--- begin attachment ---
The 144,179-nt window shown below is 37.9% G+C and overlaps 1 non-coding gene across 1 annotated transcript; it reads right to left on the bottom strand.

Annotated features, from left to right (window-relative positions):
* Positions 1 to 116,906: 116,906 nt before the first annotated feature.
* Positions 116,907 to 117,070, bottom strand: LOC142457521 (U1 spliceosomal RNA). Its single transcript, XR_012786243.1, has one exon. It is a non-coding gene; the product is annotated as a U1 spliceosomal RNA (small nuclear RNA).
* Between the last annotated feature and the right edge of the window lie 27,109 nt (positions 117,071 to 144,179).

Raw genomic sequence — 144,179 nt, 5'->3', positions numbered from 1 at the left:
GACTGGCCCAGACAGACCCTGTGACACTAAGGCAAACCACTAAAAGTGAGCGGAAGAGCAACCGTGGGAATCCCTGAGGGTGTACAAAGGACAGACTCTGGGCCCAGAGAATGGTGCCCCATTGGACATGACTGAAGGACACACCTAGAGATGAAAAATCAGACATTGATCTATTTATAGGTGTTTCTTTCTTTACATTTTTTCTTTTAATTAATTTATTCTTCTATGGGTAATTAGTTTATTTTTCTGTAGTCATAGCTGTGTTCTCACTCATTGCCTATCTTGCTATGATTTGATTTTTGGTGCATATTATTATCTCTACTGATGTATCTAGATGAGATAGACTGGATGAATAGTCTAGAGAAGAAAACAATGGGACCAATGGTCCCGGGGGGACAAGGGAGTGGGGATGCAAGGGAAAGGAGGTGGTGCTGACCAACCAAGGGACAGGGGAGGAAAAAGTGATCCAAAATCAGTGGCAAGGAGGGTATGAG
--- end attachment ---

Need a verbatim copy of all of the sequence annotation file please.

The 144,179-nt window shown below is 37.9% G+C and overlaps 1 non-coding gene across 1 annotated transcript; it reads right to left on the bottom strand.

Annotated features, from left to right (window-relative positions):
* Positions 1 to 116,906: 116,906 nt before the first annotated feature.
* Positions 116,907 to 117,070, bottom strand: LOC142457521 (U1 spliceosomal RNA). Its single transcript, XR_012786243.1, has one exon. It is a non-coding gene; the product is annotated as a U1 spliceosomal RNA (small nuclear RNA).
* Between the last annotated feature and the right edge of the window lie 27,109 nt (positions 117,071 to 144,179).

Raw genomic sequence — 144,179 nt, 5'->3', positions numbered from 1 at the left:
GACTGGCCCAGACAGACCCTGTGACACTAAGGCAAACCACTAAAAGTGAGCGGAAGAGCAACCGTGGGAATCCCTGAGGGTGTACAAAGGACAGACTCTGGGCCCAGAGAATGGTGCCCCATTGGACATGACTGAAGGACACACCTAGAGATGAAAAATCAGACATTGATCTATTTATAGGTGTTTCTTTCTTTACATTTTTTCTTTTAATTAATTTATTCTTCTATGGGTAATTAGTTTATTTTTCTGTAGTCATAGCTGTGTTCTCACTCATTGCCTATCTTGCTATGATTTGATTTTTGGTGCATATTATTATCTCTACTGATGTATCTAGATGAGATAGACTGGATGAATAGTCTAGAGAAGAAAACAATGGGACCAATGGTCCCGGGGGGACAAGGGAGTGGGGATGCAAGGGAAAGGAGGTGGTGCTGACCAACCAAGGGACAGGGGAGGAAAAAGTGATCCAAAATCAGTGGCAAGGAGGGTATGAG